Machine Learning (ML) is a branch of artificial intelligence that provides methods with the ability to learn from or to make predictions on data. These methods build a model from example inputs in order to make predictions or to take decisions (

In particular, some of these methods have been applied for comprehensive agricultural planning in precision farming (PF) (

Among the huge number of issues related to PF, pest prediction is a task where different ML techniques have been successfully applied. In particular, Bayesian techniques have been adopted (

When the variable to predict is continuous, ML methods more commonly used are CART (

The model tree technique (see, for example,

Regarding model tree techniques, the strategy to construct the tree is similar for all of them (

As production-predictive tasks require the learned model to predict a numeric value associated with a variable rather than the class the example belongs to, model regression trees are proposed. Hence, this work checks the effectiveness of ML techniques in order to determine the affecting variables and classify citrus orchards according to production. In particular, the predictive mechanism established in this work to characterise the variables involved, and to identify the most important factors affecting citrus production, is based on the M5-Prime method.

The studies have been conducted during seasons 2013 and 2014, with field information from 964 Citrus orchards in the province of Corrientes, Argentina, located at latitudes 57°W to 59°W, and longitudes 27°S to 31°S. Orchard tree canopies belong to several varieties of three species: lemon (

Every orchard was characterised by the following variables: global position (latitude and longitude degrees, minutes and seconds); annual minimum and maximum average temperatures (ºC), annual total rainfall (mm) and annual total frost-free days defined from the corresponding isolines at orchards’ location; environment, species, variety, age of trees, planting framework (between rows’ distance, m; within rows’ distance, m), presence or absence of irrigation (binary) and production by tree (kg/tree).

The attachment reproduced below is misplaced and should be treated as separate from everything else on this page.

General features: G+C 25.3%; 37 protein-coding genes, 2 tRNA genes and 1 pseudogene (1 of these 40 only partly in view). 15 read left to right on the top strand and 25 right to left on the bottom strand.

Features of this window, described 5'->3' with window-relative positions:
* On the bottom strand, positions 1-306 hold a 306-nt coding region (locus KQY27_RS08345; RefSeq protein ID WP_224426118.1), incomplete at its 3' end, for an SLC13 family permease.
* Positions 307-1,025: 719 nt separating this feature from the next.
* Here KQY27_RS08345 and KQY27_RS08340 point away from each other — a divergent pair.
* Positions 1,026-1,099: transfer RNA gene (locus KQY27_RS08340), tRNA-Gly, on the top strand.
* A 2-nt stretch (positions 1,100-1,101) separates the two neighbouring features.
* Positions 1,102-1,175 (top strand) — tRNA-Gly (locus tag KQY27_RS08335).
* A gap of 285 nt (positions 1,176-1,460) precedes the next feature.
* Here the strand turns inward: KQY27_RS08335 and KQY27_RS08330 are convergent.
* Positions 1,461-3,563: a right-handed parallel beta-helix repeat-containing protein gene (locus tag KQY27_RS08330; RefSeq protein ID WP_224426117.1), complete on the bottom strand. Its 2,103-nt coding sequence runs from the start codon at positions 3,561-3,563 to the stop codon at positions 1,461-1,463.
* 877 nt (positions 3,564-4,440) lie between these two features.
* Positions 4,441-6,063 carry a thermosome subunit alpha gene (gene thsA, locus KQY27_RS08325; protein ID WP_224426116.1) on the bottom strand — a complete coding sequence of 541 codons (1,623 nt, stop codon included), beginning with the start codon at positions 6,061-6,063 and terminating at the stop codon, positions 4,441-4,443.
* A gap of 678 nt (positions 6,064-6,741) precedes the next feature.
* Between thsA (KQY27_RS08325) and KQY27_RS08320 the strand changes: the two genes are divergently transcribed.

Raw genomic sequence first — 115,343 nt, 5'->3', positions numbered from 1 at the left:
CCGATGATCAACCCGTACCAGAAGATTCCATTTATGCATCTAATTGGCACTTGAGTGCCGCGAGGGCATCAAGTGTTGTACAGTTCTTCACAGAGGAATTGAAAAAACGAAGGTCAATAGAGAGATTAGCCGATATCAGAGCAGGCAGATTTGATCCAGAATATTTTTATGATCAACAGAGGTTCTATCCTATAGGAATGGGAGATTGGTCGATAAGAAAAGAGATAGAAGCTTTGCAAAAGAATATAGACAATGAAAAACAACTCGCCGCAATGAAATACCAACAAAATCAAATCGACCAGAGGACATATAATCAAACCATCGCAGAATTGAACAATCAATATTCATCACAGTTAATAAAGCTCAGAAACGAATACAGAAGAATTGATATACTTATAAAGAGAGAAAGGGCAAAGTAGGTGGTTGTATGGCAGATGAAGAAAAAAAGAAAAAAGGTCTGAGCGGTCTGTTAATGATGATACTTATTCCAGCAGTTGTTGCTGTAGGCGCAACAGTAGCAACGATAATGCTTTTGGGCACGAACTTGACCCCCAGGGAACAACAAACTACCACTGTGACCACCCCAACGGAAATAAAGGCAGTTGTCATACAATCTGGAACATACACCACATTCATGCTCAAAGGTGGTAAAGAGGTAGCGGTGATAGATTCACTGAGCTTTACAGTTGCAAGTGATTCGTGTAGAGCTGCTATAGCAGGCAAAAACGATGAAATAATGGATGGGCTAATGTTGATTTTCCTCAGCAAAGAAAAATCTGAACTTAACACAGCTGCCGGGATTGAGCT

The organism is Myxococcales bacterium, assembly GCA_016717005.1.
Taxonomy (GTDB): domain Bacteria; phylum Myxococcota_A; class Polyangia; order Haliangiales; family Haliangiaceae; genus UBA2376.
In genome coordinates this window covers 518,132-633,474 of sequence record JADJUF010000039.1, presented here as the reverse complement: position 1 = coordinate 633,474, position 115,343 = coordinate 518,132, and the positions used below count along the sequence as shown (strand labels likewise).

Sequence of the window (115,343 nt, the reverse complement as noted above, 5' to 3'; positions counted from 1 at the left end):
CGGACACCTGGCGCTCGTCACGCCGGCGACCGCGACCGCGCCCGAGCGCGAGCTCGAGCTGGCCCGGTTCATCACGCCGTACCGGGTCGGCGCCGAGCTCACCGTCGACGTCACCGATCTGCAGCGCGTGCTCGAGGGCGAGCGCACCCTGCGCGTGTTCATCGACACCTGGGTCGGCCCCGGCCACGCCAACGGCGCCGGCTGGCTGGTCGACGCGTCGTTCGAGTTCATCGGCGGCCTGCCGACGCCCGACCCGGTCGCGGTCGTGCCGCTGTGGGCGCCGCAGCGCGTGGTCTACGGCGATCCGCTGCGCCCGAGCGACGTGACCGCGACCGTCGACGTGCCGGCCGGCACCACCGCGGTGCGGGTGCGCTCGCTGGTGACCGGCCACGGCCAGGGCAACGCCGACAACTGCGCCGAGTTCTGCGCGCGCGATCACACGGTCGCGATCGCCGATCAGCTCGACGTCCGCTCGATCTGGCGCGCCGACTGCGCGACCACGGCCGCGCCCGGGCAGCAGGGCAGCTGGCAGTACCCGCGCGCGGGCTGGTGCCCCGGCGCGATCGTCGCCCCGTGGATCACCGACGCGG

Lemon was present in 94 orchards (9.6%), placed at 28°S to 30°S and 57°W to 59°W, in Mesopotamic Park and savanna environments, with annual average temperatures between 18°C and 21°C, total annual rainfall between 1000 mm and 1200 mm, and 320 to 340 frost free days in the year. Two varieties of lemon were found in the studied orchards: 'Eureka' (71% of orchards) and 'Genova' (26% of orchards). In addition, 3% of orchard varieties could not be identified (Unknown). Only 26.5% of the orchards were under irrigation, with similar percentages in all varieties. The characteristics of these orchards are presented in

Mandarin was present in 364 orchards (37.6%), placed at 28°S to 30°S and 57°W to 59°W, with annual average temperatures between 18°C and 21°C, total annual rainfall between 1000 mm and 1200 mm and 320 to 360 frost free days in the year, in mesopotamic park and savanna environments (however, 'Clemenules', 'Murcott', 'Criolla', 'Nova', 'Dancy' and 'Okitsu' varieties appeared in all locations; W Murcott is present only at 59°W, 29°S in mesopotamic park environment and the others only at 57°W, 30°S in savanna environment). Twelve varieties of mandarin were found in the studied orchards: 'Murcott' (24% of orchards), 'Ellendale' (20%), 'Okitsu' (15%), 'Nova' (12%), 'Dancy' (8%), 'Clemenules' (6%), 'Criolla' (5%), 'Encore' (3%), 'Ortanique' (2%), 'Malvacio' (1%), 'Montenegrina' (1%) and 'W Murcott' (1%). In 1% of orchards, the variety could not be identified (Unknown). Irrigation was present in 45% of orchards, with higher percentages in 'Montenegrina', 'W Murcott', 'Clemenules', 'Nova' and 'Murcott'.